“When a person dies, all their deeds end except three: a continuing charity, beneficial knowledge and a child who prays for them.”
عند موت الإنسان تنتهي كل أعماله إلا ثلاثة: صدقة مستمرة ، وعلم نافع ، وطفل يصلي من أجلهم
In Islam, Lillah means a pure act of charity, something given solely for the pleasure of Allah SWT. These charitable donations are completely voluntary and, unlike Zakat, are not due from every Muslim every year. Lillah is a type of Sadaqah Nafilah that is not required or an obligation on a person to give it, you can give Lillah to any institution (e.g. a mosque, hospital, school, orphanage, etc.).
Zakat is specific while Lillah and Sadaqah are general donations (voluntary).
What is Lillah?
Lillah is an Arabic word, which means ‘for Allah’. Essentially, this means any form of voluntary charity given in the name of Allah. Donations like this are not the same as Zakah, which one has to make because of one’s obligations, but rather they are given for the betterment of others, whether they are Muslims or not.
In the context of charitable organizations, for example, and in many other humanitarian efforts, many collect Lillah for relief aid, the construction of wells, the building of Masajid, the running costs of madrassahs, and many other humanitarian causes. Islamic contributors give in response to Allah’s pleasure and do so from their goodwill. This is a form of charity, which broadly means ‘charity or ‘Sadaqah’, it is also called Sadaqah Jariyah which means continuous charity.
So, what we have learnt about Lillah is that this is Sadaqah Nafilah but is a type that does not have the condition of having to be passed into the possession of a person, as it can be given to institutes (e.g. Masajid, hospitals, schools, orphanages, etc).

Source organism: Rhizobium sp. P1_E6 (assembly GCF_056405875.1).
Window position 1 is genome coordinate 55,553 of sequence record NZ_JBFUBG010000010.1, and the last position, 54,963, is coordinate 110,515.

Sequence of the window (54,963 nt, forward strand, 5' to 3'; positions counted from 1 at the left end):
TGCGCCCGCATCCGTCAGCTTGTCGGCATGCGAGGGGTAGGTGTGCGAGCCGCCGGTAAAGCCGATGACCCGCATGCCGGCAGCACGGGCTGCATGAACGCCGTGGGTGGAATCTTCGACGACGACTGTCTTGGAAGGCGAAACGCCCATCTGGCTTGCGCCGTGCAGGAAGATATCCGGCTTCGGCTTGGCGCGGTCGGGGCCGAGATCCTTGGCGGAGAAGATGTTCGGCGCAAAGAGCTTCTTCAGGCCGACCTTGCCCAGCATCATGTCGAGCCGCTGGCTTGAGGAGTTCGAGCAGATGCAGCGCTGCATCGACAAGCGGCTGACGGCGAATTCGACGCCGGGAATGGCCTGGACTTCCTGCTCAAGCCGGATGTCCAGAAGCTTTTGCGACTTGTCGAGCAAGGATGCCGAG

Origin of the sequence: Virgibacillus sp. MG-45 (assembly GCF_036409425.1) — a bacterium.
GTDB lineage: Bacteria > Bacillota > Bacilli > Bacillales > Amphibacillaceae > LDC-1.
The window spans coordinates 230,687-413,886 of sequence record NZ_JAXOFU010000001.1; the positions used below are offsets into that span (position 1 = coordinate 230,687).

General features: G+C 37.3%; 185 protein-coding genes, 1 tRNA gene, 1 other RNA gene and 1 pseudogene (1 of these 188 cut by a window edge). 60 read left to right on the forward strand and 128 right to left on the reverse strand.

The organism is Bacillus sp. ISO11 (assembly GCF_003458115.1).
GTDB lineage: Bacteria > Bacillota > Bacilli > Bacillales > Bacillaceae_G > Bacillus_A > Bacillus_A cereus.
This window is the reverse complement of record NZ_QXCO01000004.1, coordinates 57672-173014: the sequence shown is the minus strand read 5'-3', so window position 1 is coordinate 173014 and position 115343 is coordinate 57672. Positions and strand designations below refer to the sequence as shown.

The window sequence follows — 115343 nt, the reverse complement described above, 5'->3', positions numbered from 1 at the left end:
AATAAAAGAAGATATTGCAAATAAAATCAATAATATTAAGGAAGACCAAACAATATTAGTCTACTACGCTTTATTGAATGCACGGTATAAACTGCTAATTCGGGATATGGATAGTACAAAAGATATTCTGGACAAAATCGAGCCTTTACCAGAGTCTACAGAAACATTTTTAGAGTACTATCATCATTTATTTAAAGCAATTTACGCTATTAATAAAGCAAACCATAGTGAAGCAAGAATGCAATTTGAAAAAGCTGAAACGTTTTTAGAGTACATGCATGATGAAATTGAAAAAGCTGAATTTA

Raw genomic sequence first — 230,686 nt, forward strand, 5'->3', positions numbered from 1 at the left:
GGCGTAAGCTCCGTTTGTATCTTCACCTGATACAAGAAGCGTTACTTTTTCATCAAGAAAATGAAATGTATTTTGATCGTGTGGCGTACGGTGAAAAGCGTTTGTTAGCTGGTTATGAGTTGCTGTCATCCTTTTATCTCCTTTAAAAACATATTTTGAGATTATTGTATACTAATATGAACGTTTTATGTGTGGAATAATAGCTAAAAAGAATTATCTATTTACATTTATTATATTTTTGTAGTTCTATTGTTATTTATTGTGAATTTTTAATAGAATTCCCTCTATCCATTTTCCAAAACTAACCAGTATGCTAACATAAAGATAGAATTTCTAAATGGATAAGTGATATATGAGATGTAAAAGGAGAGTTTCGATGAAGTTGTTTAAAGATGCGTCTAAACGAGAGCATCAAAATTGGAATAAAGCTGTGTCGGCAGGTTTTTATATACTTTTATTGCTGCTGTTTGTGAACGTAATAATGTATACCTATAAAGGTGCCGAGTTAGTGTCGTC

“By no means shall ye attain righteousness unless ye give (freely) of that which ye love; and whatever ye give, of a truth God Knowth it well” (surah al-‘imran 3:92).
Difference Between Zakat, Sadaqah, and Lillah
“And establish prayer and give Zakat, and whatever good you put forward for yourselves – you will find it with Allah.” (2:110, Qur'an)
In general, the charity of zakat is given directly to the poor or indebted Muslims. It should not be used as Lillah on projects such as new buildings, hospitals, and salaries. The Quran mentions eight categories of people who are deserving of Zakah. Zakat is paid annually at the beginning and end of the financial lunar year by those who have nisab (an amount designated for savings).
An individual can give Sadaqah at any time of the day or night throughout the year. Despite Islam’s prohibition on sending Sadaqah after bad dreams or illnesses, many people choose to give Sadaqah after these experiences. However, Sadaqah cannot substitute for Zakat, it is a contribution made in addition to it with the expectation of great rewards during Ramadan.
ظل المؤمن يوم القيامة صدقته
“The believer’s shade on the Day of Resurrection will be his charity.”
Sadaqah and Sadaqah Jariyah are not the only forms of Sadaqah. Among the other forms is Lillah. ‘Lillah’ means ‘for the sake of Allah’, a type of Sadaqah donation that is not given to a person, but an institution such as an orphanage, hospital, or mosque instead of an individual.
The Islamic term Lillah is synonymous with sadaqah, while zakat is one of its types. It is believed that Lillah is an unrestricted fund, sadaqah is a limited fund that may be used for welfare (public works), meanwhile, zakat is very strictly restricted and you must only give to specified categories. But there is sometimes no distinction in terms of the recipients made between sadaqah wajibah and zakat.